3/ In order to coat full thickness right up to the edges, you are going to have to spray beyond the edges, and I will guess that you would lose half your emulsion coating the background support beyond the glass to make sure the glass is fully coated right to the edges.

I'll guess if spraying was the easier and better way, everyone would have figured that out by now.



OK, I'll try pouring, and then the coating station described by Denise.

DHodson
4-Mar-2017, 18:48
It's nice that you can read the book on the Blurb site if you want to have a look at the section on coating glass negatives (P46).

Pere Casals
5-Mar-2017, 04:52
It's nice that you can read the book on the Blurb site if you want to have a look at the section on coating glass negatives (P46).

Yes, really nice, still it is a book to have at home. I guess that coating station it's all one can ever need. Upon your tip I've read it again, and now I think it's the way to go.

IMHO the TLF 2 emulsion is just the place to start, but I feel the emulsion is something that it may be improved a lot in the future.

Robert Brazile
5-Mar-2017, 05:50
Thanks for the nice comments, John, Pere Casals.

I should say that I recommend Denise's book as well; I found it to be a nice supplement to the materials from the Eastman workshop, particularly with respect to some practical alternatives for coating and examples of the results gained from tweaking. Plus she's planning a second volume to come.

That having been said, I thoroughly enjoyed the time spent with Mark and Nick at Eastman, and there's nothing like hands-on work with someone at your elbow to give guidance for making rapid progress, plus the fun of learning with the other participants, some of whom have become good friends. I've signed up for the intermediate class they're doing this summer as well, which should get into some of the topics being discussed here (improved speed, perhaps ortho). It will be a bit of a reunion for my class also, which is a real win for me.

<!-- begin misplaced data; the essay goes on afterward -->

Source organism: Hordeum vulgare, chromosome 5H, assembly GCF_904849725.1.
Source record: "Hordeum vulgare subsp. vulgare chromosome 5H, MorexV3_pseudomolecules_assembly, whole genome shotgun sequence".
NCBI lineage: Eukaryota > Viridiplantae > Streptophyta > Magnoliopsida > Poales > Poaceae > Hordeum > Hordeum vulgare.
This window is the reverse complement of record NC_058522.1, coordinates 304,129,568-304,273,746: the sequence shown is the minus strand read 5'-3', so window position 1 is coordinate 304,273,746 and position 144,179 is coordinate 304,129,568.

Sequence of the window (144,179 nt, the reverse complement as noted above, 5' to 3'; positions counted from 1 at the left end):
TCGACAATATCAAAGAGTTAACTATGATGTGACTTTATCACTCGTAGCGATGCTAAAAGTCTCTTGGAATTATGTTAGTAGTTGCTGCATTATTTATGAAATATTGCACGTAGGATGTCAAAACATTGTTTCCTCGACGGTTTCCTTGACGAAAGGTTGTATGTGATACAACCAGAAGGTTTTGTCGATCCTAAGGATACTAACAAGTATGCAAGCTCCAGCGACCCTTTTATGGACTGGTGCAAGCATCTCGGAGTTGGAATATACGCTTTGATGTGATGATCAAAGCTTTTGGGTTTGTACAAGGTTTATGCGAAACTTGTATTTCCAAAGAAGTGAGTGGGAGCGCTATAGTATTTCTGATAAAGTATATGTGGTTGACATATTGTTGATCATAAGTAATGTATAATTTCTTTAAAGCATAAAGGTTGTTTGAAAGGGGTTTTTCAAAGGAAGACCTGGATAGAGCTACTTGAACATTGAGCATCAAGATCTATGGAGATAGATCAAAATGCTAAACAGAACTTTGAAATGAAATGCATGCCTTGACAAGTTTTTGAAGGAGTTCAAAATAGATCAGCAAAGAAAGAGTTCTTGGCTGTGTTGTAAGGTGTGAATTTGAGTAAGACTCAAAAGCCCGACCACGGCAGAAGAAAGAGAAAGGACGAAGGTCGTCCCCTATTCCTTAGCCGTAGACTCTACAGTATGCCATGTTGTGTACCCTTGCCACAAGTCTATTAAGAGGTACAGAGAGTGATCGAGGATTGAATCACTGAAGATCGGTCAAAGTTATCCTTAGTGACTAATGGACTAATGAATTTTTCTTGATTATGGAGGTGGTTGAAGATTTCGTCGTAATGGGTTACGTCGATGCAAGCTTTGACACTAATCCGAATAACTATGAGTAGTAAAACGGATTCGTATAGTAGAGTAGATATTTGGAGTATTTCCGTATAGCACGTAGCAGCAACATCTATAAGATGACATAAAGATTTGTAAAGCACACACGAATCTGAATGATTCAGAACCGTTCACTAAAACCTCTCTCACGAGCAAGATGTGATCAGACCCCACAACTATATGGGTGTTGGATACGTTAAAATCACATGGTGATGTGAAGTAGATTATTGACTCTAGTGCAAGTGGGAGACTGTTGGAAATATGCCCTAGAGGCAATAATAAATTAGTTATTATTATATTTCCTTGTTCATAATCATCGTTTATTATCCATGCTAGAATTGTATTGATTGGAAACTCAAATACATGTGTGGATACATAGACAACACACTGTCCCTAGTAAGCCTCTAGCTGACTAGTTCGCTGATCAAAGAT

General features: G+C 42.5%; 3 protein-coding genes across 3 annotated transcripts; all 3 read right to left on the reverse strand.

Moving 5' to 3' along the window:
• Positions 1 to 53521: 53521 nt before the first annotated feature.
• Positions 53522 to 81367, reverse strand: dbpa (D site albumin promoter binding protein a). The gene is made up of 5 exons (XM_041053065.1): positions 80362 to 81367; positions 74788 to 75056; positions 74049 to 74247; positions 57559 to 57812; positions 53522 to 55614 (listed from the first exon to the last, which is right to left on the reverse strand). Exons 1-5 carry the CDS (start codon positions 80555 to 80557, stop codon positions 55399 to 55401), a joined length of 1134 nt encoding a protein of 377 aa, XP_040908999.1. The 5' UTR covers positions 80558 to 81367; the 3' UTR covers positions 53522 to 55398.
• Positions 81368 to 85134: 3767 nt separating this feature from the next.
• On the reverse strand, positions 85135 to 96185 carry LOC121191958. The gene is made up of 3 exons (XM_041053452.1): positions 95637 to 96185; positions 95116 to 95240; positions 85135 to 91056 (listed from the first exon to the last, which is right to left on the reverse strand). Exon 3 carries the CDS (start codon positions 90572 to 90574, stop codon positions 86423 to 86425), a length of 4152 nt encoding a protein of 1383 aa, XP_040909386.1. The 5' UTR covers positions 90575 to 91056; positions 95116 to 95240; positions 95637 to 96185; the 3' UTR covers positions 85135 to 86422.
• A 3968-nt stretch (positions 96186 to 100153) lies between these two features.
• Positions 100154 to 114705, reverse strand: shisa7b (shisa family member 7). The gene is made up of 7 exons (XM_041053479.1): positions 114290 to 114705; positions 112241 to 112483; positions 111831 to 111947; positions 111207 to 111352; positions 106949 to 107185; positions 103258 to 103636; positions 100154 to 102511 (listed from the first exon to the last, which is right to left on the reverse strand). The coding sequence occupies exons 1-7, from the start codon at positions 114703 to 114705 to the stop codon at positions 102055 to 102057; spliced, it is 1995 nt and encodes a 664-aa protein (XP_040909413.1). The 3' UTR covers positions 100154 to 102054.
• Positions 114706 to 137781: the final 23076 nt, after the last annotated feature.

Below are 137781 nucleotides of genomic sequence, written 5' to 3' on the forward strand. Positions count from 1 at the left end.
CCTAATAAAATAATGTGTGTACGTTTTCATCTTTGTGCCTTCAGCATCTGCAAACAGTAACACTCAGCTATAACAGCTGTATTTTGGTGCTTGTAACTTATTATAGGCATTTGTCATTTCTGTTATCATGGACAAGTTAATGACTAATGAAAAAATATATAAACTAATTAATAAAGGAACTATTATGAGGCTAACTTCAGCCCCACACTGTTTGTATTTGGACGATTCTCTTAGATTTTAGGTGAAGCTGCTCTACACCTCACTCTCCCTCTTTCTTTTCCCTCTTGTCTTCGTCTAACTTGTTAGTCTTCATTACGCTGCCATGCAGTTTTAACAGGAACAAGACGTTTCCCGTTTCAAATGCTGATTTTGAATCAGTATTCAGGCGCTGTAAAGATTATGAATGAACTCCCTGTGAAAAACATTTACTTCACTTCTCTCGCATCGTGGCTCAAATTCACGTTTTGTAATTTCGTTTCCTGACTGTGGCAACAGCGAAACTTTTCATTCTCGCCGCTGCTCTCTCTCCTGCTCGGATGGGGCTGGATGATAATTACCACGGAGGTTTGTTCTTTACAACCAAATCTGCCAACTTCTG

A plate from yesterday (need a better model, but this one works cheap):

https://c1.staticflickr.com/4/3881/32436232853_a231e9dd50_z.jpg (https://flic.kr/p/RqhaY2)
BP-010, One light + dish (https://flic.kr/p/RqhaY2) by Robert Brazile (https://www.flickr.com/photos/rbrazile/), on Flickr

Robert

Robert Brazile
5-Mar-2017, 06:15
Oh, also meant to say that I endorse the idea of building a drying cabinet. In the interest of getting started quickly, you can just put them on a rack in a large cardboard box (provided of course that the corners and seams are well taped) and that will work well enough with an overnight wait. But I have learned that one key to good results is to arrange things so that you progress through the steps with efficiency -- i.e., minimal messing around -- and that this is greatly aided by having things laid out in advance (i.e., mise en place) and set up so you can move the plates through the various steps without having to stop and do anything else, such as opening and closing boxes, fussing with the plates already in the rack, etc. Otherwise you will (well, at least, I will/did) have avoidable mishaps.